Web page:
I currently teach in a special education classroom that serves students with behavioral disabilities. The students’ disabilities affect their learning process or the learning process of others in a general education classroom. Most of my students have a diagnosis of Autism, Attention Deficit Hyperactivity Disorder (ADHD), Attention Deficit Disorder (ADD) or Emotionally Disturbed (ED). My style of teaching depends specifically on the students needs. As a special education teacher I have to be a pro at developing Individual Education Plans (IEPs). I accommodate to whatever style of learning works best for the student. I have found success in my classroom using auditory, visual, and kinesthetic learning. I am a firm believer in building positive relationships with my students, which in return allows for me to be more effective in my lesson planning and determining attainable goals for each of my students.
The program I work for within Putnam County Schools is called the TRACs Program (Training, in Responsibility, Accountability, & Coping Skills). While my classroom is at Upperman Middle School, I can have students from any of the middle schools in the county. This means I have students grades 5 through 8 all in one classroom. I have had students from Algood, Monterey, Cookeville, and Baxter. Since most counties do not offer a program like TRACs, I have had a number of students from many of the surrounding counties come to Putnam county just to have the opportunity to be in the TRACs program. The program has been around for many years, but most people in our county do not know a program like mine exist, or at least I did not until I started working in the program. My primary goal as the teacher in the TRACs program is to create an education plan that serves students with significant deficits in social skills and coping skills. In most cases the lack of these skills derive from their disabilities or asociality. To develop these skills I use an abundance of modeling techniques and technology in my classroom to help the students understand, overcome, and accept their disabilities. We don’t just tell the students what is expected in the classroom, we model, re-enact, and discuss in depth the reasoning behind why their behaviors are and are not expected in a school and community setting. In the TRACs program we also work on many transitional and living skills the students will need now and later in life.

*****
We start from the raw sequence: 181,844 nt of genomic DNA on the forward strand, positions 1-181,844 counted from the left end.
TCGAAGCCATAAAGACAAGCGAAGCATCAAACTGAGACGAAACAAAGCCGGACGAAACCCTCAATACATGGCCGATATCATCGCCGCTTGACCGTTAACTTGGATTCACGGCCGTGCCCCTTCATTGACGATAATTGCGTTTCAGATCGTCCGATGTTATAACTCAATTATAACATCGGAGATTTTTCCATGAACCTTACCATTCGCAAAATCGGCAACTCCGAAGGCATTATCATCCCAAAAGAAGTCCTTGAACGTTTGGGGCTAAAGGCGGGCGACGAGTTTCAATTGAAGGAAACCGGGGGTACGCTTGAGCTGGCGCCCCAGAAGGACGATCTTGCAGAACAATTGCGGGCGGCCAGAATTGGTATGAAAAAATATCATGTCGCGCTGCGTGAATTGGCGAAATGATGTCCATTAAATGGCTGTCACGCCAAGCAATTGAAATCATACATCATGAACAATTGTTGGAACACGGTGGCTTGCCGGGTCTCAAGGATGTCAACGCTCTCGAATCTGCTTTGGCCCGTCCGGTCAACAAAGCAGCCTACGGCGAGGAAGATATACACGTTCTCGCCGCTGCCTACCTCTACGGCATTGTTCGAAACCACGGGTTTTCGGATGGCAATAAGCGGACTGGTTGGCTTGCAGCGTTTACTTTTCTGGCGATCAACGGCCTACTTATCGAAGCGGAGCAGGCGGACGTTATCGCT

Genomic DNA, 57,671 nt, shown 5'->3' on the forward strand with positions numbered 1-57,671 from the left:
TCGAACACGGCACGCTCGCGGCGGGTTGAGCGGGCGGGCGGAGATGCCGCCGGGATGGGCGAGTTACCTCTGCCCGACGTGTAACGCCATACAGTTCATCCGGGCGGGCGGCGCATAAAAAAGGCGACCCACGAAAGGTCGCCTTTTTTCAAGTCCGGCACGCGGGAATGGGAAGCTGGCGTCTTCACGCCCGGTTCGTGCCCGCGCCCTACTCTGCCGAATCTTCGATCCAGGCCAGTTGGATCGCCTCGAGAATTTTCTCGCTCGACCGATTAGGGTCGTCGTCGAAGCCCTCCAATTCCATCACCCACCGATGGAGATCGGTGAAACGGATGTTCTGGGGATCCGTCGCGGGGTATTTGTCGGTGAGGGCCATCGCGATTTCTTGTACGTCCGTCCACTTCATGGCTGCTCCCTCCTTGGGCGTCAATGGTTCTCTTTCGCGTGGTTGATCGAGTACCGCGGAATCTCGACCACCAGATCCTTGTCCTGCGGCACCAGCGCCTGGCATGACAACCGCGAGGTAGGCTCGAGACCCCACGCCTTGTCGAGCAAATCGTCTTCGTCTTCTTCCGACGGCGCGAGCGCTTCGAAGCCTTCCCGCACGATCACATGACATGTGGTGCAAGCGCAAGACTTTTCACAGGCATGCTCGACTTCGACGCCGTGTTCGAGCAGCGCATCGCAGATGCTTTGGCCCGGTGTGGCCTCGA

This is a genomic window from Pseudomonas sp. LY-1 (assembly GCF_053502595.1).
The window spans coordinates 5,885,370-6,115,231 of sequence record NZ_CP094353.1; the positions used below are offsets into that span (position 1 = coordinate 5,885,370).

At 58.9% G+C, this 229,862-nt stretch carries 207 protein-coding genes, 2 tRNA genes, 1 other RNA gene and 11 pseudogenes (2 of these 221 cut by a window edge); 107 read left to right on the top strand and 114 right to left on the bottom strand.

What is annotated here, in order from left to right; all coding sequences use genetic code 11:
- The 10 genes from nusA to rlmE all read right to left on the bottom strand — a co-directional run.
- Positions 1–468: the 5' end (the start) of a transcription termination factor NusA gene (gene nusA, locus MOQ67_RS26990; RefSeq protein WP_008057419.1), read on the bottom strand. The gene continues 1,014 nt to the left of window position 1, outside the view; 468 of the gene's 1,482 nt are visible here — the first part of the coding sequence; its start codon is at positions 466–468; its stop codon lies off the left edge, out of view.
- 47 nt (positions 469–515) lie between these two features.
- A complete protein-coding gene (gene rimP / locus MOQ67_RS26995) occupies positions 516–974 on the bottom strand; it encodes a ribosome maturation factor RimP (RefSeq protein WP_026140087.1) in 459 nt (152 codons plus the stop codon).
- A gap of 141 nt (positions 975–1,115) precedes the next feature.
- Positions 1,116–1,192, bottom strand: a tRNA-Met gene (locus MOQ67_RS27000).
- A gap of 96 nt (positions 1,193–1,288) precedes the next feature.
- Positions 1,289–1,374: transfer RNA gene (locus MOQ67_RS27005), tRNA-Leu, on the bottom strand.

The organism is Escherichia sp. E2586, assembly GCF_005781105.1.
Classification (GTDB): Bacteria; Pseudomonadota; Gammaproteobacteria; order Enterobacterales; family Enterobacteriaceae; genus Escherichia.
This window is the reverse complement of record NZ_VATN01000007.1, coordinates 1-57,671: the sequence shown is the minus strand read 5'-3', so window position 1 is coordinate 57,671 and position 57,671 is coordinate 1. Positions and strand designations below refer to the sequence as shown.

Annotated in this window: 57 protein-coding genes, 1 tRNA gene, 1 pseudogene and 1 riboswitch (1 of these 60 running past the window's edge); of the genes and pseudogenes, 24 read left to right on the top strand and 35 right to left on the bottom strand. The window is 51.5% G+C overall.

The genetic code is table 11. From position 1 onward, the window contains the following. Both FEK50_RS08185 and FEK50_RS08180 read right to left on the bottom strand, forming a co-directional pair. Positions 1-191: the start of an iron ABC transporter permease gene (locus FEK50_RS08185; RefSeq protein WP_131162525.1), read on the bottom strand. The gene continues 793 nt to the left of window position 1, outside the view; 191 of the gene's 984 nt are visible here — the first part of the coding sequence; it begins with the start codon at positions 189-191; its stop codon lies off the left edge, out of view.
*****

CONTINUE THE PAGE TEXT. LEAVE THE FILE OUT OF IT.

My class is considered a self-contained classroom where my students are in our class all day. I have students arrive at 7:15 and leave at 3:30 and many times earlier and later than that. The students that are in my class full time never leave my sight or the sight of my paraprofessionals. We eat breakfast, lunch, and snacks together. In the class we share a bathroom, water fountain, refrigerator and all the joys and pleasant smells that a classroom full of boys would have, basically we live together eight hours a day, five days a week. I spend way more time with my students than with my family during the school year. The joy of being in a self-contained classroom is that there are so many teachable moments that myself and paraprofessionals get to address. A few examples of this include: proper bathroom etiquette, nutrition and wellness, and daily living skills and habits. Teachers that are not in a self-contained class do not have the privilege of teaching most of these skills. Being in a self-contained class provides students with a learning environment they feel comfortable in, especially students that have anxiety and social phobias. While in my class we are able to teach coping skills for these problems and hopefully prepare them for their return to the general education class and life.